The reaction of Western countries to Turkey’s fight against terrorists groups in north-eastern Syria requires the international community to have a serious rethink about Article 5 of the 1949 North Atlantic Treaty which founded NATO and set out its responsibilities.
Turkey’s NATO journey started 67 years ago when it acceded to the organisation on 18 February 1952. Despite being an important member of NATO, Turkey’s “Operation Peace Spring” which started last week has tested the West’s relationship with Ankara. Article 5 of the founding treaty provides for “individual or collective self-defence” as “recognised by the Charter of the United Nations.”
If we look at Turkey’s relationship with other NATO-member states in three stages, we can see that the first is to establish a period of collective defence; the second is to emphasise the need for collective security; and the third is to develop a strategic partnership in the Middle East-North Africa region. These three important aspects require Turkey and NATO to have a more coordinated and trustful relationship.
In the MENA region, Turkey has faced huge threats from groups such as Daesh and the Kurdistan Workers’ Party (PKK). The latter is not only designated as a terrorist organisation by Turkey, but also the EU and US, and the government in Ankara has been fighting against the PKK terrorists since the 1980s. Daesh is also an enemy of Turkey and Ankara has committed its resources to the defeat of the terror group in the region. Turkey has thus been facing threats to its security on many levels. As NATO Secretary General Jens Stoltenberg said last week in London; “No other ally [has] suffered more terrorist attacks… no other ally is more exposed to instability, turmoil and violence from the Middle East.”
For much of the past 30 years, NATO has focused on crisis management within the parameters of Article 5. According to John Deni, author of NATO and Article 5, collective defence is “one of the alliance’s three core missions, along with crisis management and cooperative security.” As stated in Article 5, the most important part of NATO’s founding pact, “The parties agree that an armed attack against one or more of them in Europe or North America shall be considered an attack against them all.”
“Turkey is under pressure from the [PKK and its affiliates in Syria, the PYD-YPG] terror organisation,” explained Turkish President Recep Tayyip Erdoğan last week. “According to Article 5 of NATO, which side should these [NATO member states] support?”
Given the nature of Article 5, that is a very pertinent question. Nevertheless, the decision by European countries to suspend arms exports to Turkey shows that they have serious doubts about applying the terms of the article to Turkey’s current predicament. Such a schism between NATO member states calls into doubt the unity of the alliance.
While Stoltenberg was affirming his trust in Turkey by saying that the country “is important for NATO. It has proven important in many ways, not least in the fight against Daesh. We have used, as NATO allies, the global coalition, all of us have used infrastructure in Turkey, bases in Turkey in our operations to defeat Daesh”, European countries agreed on Monday to limit arms exports to Turkey over its operation in northern Syria. Beyond this disagreement, schisms between NATO and European members run deep. European member states complain about US protectionist reflexes, for example, especially after Donald Trump criticised Europe’s share of the NATO budget.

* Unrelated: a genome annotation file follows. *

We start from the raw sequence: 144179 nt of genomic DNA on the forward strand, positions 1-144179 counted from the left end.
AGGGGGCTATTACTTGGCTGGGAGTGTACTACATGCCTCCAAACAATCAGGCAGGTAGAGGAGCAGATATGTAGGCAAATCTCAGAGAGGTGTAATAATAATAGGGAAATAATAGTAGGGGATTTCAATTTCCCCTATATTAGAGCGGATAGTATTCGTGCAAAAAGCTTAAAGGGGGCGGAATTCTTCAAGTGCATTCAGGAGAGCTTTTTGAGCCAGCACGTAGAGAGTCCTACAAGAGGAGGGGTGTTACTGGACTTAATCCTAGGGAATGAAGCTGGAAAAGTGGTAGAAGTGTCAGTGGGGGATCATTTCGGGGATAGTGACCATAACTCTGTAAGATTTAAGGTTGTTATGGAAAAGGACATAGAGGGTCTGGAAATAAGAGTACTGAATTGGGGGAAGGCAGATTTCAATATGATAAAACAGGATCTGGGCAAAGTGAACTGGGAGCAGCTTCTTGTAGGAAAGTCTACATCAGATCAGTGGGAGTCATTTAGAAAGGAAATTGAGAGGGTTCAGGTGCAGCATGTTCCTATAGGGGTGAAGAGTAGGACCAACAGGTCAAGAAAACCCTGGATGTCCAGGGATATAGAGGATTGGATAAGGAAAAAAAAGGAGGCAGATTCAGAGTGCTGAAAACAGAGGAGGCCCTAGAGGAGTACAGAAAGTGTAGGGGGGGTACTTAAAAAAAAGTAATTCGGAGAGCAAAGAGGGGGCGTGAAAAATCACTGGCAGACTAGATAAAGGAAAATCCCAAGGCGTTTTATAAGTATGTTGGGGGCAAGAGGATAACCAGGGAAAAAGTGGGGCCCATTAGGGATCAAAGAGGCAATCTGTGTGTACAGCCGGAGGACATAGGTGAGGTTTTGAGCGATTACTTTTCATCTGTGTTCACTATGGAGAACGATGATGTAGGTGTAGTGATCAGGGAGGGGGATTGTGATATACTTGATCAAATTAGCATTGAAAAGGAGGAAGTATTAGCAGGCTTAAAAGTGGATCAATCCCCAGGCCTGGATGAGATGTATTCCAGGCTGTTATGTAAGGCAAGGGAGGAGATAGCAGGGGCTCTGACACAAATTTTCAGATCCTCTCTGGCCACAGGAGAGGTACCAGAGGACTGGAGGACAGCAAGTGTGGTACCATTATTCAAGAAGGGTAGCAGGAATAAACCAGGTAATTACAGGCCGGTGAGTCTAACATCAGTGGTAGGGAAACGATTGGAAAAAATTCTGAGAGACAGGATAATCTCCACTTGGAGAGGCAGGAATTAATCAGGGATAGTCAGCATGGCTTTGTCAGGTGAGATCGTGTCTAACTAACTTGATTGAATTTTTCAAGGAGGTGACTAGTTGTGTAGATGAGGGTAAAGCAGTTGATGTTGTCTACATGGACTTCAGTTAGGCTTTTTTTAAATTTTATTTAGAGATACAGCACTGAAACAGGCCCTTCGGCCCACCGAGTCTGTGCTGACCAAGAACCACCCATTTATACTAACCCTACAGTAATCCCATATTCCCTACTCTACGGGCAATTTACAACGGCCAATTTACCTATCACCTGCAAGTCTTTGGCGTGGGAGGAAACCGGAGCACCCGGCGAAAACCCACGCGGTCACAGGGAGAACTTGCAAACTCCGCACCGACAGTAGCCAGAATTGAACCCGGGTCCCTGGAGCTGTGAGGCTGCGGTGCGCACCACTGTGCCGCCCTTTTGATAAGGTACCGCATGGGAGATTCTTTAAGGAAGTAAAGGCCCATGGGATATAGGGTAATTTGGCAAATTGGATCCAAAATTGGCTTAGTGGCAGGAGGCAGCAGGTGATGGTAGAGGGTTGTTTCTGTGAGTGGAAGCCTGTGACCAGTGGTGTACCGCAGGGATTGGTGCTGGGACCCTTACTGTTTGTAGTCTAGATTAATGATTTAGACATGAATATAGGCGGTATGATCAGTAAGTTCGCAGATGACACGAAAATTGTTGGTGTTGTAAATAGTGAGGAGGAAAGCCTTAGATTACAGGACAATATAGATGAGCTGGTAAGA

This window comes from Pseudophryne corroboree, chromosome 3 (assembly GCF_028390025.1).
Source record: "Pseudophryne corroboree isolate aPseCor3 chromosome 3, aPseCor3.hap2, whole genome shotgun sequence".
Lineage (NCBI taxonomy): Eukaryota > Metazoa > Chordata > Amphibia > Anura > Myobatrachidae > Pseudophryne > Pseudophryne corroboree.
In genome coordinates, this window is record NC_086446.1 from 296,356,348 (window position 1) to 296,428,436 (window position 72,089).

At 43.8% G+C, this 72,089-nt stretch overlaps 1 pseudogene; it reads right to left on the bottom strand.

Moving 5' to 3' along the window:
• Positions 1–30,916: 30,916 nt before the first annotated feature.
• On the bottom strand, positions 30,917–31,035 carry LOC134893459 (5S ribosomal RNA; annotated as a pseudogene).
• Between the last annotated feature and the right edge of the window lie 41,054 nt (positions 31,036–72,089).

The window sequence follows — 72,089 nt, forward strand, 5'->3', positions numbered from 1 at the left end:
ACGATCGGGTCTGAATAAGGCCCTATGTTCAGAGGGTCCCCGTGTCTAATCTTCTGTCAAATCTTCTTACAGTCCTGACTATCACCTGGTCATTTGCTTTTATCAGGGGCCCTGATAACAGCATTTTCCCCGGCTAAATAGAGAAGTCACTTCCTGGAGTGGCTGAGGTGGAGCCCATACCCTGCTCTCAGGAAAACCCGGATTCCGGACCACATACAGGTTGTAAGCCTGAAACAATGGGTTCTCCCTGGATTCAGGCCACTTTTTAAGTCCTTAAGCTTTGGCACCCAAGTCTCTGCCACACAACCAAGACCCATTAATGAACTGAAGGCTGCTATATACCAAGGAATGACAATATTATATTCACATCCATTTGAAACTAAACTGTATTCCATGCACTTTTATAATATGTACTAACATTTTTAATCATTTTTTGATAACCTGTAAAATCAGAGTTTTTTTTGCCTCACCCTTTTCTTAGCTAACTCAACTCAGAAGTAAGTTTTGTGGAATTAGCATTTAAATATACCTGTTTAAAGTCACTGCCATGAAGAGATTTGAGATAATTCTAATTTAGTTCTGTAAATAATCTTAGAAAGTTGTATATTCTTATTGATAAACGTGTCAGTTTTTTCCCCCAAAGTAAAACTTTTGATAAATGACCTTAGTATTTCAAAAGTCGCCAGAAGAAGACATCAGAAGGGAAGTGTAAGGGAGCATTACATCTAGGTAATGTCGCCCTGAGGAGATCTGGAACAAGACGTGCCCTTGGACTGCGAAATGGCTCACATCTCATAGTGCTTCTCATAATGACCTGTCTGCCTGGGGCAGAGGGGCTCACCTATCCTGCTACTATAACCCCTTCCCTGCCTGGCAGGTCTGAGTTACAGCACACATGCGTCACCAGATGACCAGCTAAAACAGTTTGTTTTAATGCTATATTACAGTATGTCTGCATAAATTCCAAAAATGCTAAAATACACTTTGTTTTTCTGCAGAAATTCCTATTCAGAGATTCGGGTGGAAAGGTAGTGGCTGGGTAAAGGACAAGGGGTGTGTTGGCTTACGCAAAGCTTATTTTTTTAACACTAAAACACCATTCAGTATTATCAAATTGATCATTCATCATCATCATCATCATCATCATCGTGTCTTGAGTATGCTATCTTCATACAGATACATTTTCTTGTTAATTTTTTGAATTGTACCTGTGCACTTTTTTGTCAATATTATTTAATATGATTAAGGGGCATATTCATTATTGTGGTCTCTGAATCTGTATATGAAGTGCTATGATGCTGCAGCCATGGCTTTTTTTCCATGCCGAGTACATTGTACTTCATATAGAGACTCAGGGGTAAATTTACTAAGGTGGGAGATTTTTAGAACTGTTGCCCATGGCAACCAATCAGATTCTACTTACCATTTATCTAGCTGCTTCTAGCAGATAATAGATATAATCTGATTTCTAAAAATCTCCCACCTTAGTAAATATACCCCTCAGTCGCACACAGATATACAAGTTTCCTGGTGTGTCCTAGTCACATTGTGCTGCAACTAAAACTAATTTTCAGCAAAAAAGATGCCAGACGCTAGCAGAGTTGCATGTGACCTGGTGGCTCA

In February, a former German ambassador to the US and chairman of the Munich Security Conference, Wolfgang Ischinger, said that, “The EU, for decades, has profited from the protection that the US has provided. Today, this protection is not a certainty any more.” Some European diplomats and military experts who have considered the necessity and possibility of a European defence entity — a European army — insist that the EU’s capabilities are hugely underestimated, by many Europeans as much as anyone else.
Moreover, Italy’s concerns about NATO’s national budget spending rules has also shaken the organisation’s unity. Italy’s Defence Ministry asked that money spent on developing cybersecurity defences should be counted the same as spending money to buy tanks.
Another source of tension between the member states is the anti-missile defence system that the US wants to deploy in the Czech Republic and Poland. The location of the system would essentially create two levels of security within Europe, as it would offer greater protection to some countries on the continent and the United States.
With such internal disagreement between NATO member states, not only regarding Turkey but also other issues, the alliance’s integrity and credibility is undoubtedly being challenged. If NATO cannot comply with its own Article 5 regarding collective self-defence when the country under attack or threat is Turkey, then what future does the organisation have? It is not too early to begin discussions about what a post-NATO world might look like.
The views expressed in this article belong to the author and do not necessarily reflect the editorial policy of Middle East Monitor.